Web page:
Questions you should ask yourself when determining if a resource on Indigenous Knowledge is a credible source and as such a worthy read. Too many “nos” is a sure indication that you should find a different resource.
1. Does the writer have any formal education or credentials on the topic?
2. Is the work clearly rooted in an Indigenous research paradigm?
3. Do they take the time to define Indigenous knowledge?
4. Are they talking about their own Indigenous knowledge?
5. Does the author locate themselves in their writing?
6. Do they pay homage to the pioneers?
7. Do they acknowledge and respect their teachers?
8. What is the duration of the research and is it reasonable?
9. Is the resource more than just a literature review?
10. If it is based on a literature review, are the research parameters clearly stated such as search terms, data bases, and time period of review?
11. Are their sources reputable knowers, journals, and books?
12. Is the theoretical framework and/or methodology explicitly stated?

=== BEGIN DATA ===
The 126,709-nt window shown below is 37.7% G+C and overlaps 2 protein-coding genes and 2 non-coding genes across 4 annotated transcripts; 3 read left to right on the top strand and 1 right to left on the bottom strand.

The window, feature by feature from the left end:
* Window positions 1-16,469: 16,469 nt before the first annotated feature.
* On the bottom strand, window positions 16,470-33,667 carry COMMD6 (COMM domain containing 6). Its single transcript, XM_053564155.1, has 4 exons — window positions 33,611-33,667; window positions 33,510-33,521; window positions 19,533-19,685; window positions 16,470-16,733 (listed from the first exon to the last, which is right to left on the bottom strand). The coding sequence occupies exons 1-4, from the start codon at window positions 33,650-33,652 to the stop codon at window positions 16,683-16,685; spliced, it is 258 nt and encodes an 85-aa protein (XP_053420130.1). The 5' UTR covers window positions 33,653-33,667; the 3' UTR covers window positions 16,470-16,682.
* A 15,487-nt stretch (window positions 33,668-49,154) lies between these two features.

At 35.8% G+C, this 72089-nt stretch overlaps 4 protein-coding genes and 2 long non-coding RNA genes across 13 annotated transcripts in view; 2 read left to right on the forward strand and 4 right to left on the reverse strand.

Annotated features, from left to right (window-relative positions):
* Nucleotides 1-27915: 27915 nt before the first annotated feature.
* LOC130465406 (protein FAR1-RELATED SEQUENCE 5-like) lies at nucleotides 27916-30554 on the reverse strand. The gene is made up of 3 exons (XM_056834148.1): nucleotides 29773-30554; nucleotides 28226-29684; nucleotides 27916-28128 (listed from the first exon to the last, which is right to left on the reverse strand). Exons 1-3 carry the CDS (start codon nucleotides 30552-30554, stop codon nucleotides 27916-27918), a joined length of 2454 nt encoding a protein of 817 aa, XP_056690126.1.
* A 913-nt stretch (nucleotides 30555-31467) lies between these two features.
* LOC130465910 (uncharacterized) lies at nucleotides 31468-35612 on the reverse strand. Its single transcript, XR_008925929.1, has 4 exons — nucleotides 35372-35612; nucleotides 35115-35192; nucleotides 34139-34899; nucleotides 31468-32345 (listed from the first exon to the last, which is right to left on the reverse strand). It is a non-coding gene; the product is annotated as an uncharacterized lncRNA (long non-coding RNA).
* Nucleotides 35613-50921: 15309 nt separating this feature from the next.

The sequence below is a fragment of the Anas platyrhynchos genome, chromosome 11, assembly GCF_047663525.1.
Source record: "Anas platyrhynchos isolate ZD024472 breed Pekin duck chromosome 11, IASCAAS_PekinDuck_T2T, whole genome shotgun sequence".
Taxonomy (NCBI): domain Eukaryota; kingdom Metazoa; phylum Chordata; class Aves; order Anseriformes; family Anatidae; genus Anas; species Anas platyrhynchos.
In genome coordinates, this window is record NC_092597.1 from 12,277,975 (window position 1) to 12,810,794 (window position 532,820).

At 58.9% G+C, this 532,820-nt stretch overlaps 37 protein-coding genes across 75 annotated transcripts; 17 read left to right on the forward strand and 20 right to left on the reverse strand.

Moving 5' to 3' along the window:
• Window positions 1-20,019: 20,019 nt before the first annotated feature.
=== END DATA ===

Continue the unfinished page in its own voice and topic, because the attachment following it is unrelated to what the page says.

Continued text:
13. Is the work peer-reviewed?
14. Does the work rely on an acceptable and current formatting style that is completed in a professional and consistent way?
15. Is the resource published through a known venue?
Lynn Gehl, Ph.D. is an Algonquin Anishinaabe-kwe from the Ottawa River Valley. She has a section 15 Charter challenge regarding the continued sex discrimination in The Indian Act, and is an outspoken critic of the Ontario Algonquin land claims and self-government process. She has three books: Anishinaabeg Stories: Featuring Petroglyphs, Petrographs, and Wampum Belts, The Truth that Wampum Tells: My Debwewin of the Algonquin Land Claims Process, and Mkadengwe: Sharing Canada's Colonial Process through Black Face Methodology. You can reach her at firstname.lastname@example.org and see more of her work at www.lynngehl.com.